Tuesday, November 9, 2010

Moving to Maryland and Crisis of Vocations

In December the family will be packing up and moving to Maryland where I will serve as rector of St. Alban's in Joppa, MD. As I am from that area, and was ordained in that parish, it is something of a homecoming. It goes without saying that I will miss everyone at my current parish of St. Francis in Virginia.

Every time a priest moves to a new parish in our church it sets off a chain reaction, where the bishop has to scramble to find a man to fill the position that is opening up. In as small a church as ours his options are limited, whereas we do not have enough priests, and whereas those who are available may not have the desire or ability to move out of state, etc. I was lucky at St. Francis because I brought in a priest from an outside jurisdiction to help out, and he was later received into our diocese, and he will be taking over for me, but he was literally the only man in the region available to take over as priest-in-charge. The parish probably would have liked a choice of who the new incumbent would be (who wouldn't?) but the reality of the situation is that there was no one else available. Other clergy and parishes are not even that fortunate.

This is why we need more men - especially young men - to commit themselves to serve as priests. Without vocations the church will die. Yet many men do not see serving as a priest - especially in continuing Anglican jurisdictions - as a viable career option because we are so small, have so few options, churches, etc. Young men want to give their lives to something that is organized, focused, thought-out, and has a plan for the future... and that has a future. Yet these qualities are what is often lacking in our churches. I am not even sure if our churches have an overall plan or strategy to attract young men to the ministry... I never hear anything about it at the few meetings we go to, or reports that are sent out. Inasmuch as we do not have a seminary - or even a dream or plan for one, and inasmuch as we have only the vaguest guidelines for preparing for Holy Orders, I can only assume that this is a very low priority for our churches.... and yet this is one thing that the church depends on to survive, and more important to fulfill her vocation to be the sacrament of salvation.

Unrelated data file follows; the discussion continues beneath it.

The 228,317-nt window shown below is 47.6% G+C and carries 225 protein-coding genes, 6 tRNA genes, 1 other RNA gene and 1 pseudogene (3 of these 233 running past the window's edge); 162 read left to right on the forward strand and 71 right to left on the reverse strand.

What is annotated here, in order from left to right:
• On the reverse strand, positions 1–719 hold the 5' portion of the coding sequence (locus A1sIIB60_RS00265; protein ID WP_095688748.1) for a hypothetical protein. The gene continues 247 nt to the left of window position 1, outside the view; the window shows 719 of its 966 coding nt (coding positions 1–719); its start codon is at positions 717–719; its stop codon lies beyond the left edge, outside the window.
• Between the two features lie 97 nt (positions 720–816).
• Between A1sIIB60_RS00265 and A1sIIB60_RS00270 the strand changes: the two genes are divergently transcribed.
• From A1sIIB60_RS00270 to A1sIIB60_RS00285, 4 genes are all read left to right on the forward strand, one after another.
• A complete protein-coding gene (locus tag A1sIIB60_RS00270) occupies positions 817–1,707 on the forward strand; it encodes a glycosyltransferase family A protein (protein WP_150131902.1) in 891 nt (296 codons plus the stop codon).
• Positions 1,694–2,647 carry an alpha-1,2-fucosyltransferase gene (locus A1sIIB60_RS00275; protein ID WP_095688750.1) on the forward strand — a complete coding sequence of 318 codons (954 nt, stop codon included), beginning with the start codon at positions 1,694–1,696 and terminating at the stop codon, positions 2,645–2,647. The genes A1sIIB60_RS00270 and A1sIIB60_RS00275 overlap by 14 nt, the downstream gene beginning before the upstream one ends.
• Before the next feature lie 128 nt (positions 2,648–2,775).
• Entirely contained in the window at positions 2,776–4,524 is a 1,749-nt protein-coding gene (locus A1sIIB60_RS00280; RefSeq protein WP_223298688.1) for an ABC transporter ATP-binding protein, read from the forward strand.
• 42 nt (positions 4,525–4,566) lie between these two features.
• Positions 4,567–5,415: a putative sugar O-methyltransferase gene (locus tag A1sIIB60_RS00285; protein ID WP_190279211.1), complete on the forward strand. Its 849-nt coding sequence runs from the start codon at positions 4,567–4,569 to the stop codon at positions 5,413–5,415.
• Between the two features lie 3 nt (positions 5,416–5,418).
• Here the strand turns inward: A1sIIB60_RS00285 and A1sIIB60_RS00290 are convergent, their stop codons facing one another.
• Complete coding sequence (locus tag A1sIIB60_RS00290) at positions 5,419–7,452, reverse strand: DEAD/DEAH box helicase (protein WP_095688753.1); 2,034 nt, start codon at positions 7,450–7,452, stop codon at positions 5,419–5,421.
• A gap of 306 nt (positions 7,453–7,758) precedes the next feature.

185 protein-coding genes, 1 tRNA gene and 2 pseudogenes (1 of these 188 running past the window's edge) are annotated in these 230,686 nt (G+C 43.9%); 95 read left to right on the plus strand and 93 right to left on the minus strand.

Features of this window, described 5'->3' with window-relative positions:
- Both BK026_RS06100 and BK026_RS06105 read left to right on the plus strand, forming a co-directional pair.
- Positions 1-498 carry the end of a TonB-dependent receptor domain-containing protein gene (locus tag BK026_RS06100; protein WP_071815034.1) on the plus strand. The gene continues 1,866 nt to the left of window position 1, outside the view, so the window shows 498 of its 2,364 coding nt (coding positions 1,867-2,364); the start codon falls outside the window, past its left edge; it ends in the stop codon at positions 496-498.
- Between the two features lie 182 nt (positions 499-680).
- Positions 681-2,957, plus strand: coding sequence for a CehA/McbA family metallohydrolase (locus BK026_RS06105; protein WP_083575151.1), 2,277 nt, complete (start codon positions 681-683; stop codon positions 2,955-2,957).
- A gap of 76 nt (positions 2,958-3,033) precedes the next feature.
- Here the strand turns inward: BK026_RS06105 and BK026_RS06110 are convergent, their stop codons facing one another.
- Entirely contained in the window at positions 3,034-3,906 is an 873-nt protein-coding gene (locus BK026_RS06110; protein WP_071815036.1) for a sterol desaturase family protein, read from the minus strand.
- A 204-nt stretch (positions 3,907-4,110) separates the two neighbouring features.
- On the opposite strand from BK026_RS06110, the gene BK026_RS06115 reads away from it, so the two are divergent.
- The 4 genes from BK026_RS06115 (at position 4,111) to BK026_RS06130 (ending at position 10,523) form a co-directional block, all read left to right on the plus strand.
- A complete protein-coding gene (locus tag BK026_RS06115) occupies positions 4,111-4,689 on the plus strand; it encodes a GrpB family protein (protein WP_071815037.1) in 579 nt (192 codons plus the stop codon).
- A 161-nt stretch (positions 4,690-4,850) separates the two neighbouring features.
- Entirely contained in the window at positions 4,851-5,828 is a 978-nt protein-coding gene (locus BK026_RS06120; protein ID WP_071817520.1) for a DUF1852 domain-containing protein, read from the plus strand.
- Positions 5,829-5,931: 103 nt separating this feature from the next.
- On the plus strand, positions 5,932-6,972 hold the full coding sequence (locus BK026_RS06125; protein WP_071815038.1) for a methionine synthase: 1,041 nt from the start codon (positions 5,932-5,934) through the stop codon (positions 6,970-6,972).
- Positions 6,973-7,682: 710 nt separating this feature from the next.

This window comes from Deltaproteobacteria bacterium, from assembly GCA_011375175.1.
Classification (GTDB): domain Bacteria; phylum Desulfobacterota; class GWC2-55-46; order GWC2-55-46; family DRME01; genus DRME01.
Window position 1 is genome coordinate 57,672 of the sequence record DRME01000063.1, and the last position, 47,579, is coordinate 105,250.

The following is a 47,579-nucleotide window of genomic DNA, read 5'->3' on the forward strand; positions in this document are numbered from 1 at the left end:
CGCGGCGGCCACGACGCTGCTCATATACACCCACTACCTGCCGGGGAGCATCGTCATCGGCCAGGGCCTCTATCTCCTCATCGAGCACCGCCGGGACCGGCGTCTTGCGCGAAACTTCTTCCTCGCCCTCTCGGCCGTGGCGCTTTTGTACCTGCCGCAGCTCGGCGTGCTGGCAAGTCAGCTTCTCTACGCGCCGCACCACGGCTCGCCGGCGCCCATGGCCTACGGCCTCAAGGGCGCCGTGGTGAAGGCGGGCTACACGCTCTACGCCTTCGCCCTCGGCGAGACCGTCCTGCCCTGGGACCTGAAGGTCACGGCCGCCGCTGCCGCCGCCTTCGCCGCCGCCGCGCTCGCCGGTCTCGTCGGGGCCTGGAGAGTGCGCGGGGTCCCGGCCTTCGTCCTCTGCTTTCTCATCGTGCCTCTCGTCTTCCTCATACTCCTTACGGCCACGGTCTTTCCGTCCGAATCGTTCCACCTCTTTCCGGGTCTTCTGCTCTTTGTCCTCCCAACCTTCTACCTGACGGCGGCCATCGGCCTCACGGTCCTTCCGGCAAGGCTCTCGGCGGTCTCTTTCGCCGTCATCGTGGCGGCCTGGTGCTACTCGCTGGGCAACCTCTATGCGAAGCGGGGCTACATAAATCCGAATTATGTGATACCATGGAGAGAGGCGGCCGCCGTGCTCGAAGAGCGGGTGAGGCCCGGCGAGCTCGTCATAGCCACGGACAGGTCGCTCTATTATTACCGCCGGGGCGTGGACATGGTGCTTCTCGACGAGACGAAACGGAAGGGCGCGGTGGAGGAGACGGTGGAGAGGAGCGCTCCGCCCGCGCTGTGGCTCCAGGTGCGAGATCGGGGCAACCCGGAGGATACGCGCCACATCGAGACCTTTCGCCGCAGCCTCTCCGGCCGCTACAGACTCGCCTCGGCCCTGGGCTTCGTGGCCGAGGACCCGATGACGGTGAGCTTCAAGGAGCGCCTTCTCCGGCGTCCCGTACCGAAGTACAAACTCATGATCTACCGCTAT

Diego said...

Hello there! I hear perfectly what you say about the vocations crisis. Many in England have the same feeling about the Church of England. It seems that residential training at a seminary is becoming a low priority of the Church's "Head-Office". It is a sorry business. But we can pray together Father, to send more priests in his church! The Holy Spirit will help us to chenge the Church's priorities.

J. Gordon Anderson said...

Amen! Prayer works.

Our diocese has a better program overall than a number of our sister dioceses I think, but it is still pretty inadequate. It consists (academically) of attending an accredited seminary, reading four or five books and writing short papers on them, meeting with the Board of Examining Chaplains throughout your course (about once a year), and then passing the canonical exams.

The difference of outlook that one gets from attending a Roman vs. a Presbyterian vs. an Episcopal seminary is huge, and "reading four books" does not smooth those differences over!